Creating a reboot of a film does require the creators to decide just how much fidelity they owe to the original work. In the cast of 2022's A League of Their Own there isn't as much fidelity as some might have expected. There are characters you can kind of slot into the original roles -- Shaw in place of Dottie, D'Arcy Carden's Greta Gill in place of Madonna's "All the Way" Mae Mordabito, Melanie Field's Jo Deluca in for Rosie O'Donnell's Doris Murphy -- but the characters aren't one-to-one. We do get one cameo from Rosie O'Donnell (in a new role), but for the most part this show doesn't really seemed concerned with recreating the original film in TV form. The teams may have the same name but the stories are very different.

This time around, though, the focus is really on lesbian stories. I think that's honestly fair; back in 1992 an LGBTQ-friendly plot line would have been all but unthinkable (let along any trans-supporting storylines, considering this was also the era of The Crying Game and Ace Ventura). You couldn't have put these kinds of stories in the old film, as much as they would haven been realistic and true for the ladies playing the game, but you can have them now, and it works to the show's benefit.

I have seen some reviewers complain that the show doesn't hew to the same themes as the the previous, "kid friendly" movie, but I have to wonder about that. Yes, the characters here cuss a little more but I wonder how many of them are still living under the illusion that realistically showing lesbian love (even if there's no nudity) is somehow "illicit". It shouldn't be and I can respect the show for diving in and making that the focus of this season. They are stories worth telling and the series commits to it.

With that being said, the greatest issue I have this this show is that, despite it nominally being about baseball, there really isn't that much baseball being played here. I'd say in a standard 45-minute episode, maybe two minutes or less are actually devoted to the teams playing baseball. We get the occasional montage, or a shot of a single game, but nothing that makes you feel like you're getting any kind of sense of how good these ladies really are at their chosen sport. Are they underdogs? Why are they underdogs? How bad is their play against other teams? Why are those teams better. The show does talks a lot at us about baseball and how the Rockford Peaches are doing but rarely does it really show it to us.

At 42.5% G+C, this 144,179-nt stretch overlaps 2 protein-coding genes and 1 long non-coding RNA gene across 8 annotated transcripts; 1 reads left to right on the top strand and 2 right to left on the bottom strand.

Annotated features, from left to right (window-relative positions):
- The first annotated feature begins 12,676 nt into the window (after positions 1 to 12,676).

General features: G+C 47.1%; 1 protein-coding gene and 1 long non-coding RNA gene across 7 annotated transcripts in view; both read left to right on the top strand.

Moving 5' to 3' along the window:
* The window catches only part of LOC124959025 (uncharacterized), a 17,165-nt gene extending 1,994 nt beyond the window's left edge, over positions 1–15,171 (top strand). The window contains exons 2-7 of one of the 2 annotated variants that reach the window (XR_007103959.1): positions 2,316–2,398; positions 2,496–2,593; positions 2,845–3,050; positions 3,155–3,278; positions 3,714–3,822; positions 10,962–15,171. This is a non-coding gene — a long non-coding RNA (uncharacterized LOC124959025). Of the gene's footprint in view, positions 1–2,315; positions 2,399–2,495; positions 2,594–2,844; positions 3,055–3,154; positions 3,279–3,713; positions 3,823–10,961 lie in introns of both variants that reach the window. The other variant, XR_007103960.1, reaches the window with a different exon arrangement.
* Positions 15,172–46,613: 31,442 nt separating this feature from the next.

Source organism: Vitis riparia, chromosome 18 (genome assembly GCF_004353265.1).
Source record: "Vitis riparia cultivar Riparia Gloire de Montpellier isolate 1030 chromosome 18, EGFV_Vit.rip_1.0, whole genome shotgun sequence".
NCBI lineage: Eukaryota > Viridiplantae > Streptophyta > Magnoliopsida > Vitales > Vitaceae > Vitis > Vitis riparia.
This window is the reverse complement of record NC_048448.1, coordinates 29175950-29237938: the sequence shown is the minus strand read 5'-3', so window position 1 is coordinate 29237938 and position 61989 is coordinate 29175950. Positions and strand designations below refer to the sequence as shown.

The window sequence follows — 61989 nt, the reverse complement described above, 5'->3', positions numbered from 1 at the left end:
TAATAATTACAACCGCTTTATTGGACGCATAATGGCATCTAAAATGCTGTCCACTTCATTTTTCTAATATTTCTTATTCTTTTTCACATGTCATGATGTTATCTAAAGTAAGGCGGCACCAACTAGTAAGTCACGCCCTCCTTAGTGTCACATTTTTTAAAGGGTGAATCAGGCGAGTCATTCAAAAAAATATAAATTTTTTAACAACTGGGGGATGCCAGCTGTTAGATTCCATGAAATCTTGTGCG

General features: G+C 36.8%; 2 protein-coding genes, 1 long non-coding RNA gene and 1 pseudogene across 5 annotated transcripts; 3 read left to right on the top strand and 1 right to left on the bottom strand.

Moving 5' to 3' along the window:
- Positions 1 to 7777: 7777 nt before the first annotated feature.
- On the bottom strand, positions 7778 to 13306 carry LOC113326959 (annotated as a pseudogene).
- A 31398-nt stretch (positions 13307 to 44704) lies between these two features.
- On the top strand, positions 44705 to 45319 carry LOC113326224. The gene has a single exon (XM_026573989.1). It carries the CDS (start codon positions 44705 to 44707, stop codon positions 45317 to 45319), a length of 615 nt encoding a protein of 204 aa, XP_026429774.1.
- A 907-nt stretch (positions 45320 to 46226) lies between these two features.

The other thing that bothered me was that despite Max being an important character to the show for her perspective, she has barely anything to do with the actual league that is, you know, the focus of this show. She doesn't ever make it onto an AAGPBL which leaves her whole side of the show feeling like this superfluous thing. Her story is important to the era, giving us her perspective, but it isn't actually important to the plot of the show. Everything she does and goes through could be excised entirely, removing every appearance of her character, and you wouldn't even realize it. That's how inessential she is to the plot, and that's something that really needs to be remedied. She needs to be better worked into the show as a whole.

All that being said, the show is a very magnetic watch. It has a great cast and they deliver solid performances all around. It's not nearly as saccharine as the film was, in part because it does have some heavier material to deal with (LGBTQ stories, stories of institutional racism), but also because this show has a better grasp of how to tell a story about women in baseball with out making it "cute". The original movie dragged on men back kin the day for treating these women like supermodels, but it feels like this show even tries to rebuke some of the depictions of the women from that film. It's grown up a bit more, getting the right style for this more modern era.

What flaws the show has can easily be fixed in the second season, and Amazon has already announced there will be a second season. I hope the show does give us a little more baseball in this baseball show but, more importantly, I how it integrates Max into the plot just like she's fighting to integrate herself into baseball. It can and should happen and that will make A League of Their Own even better. It's a good show right now, but it can really sing (pun intended) once it works out these kinks.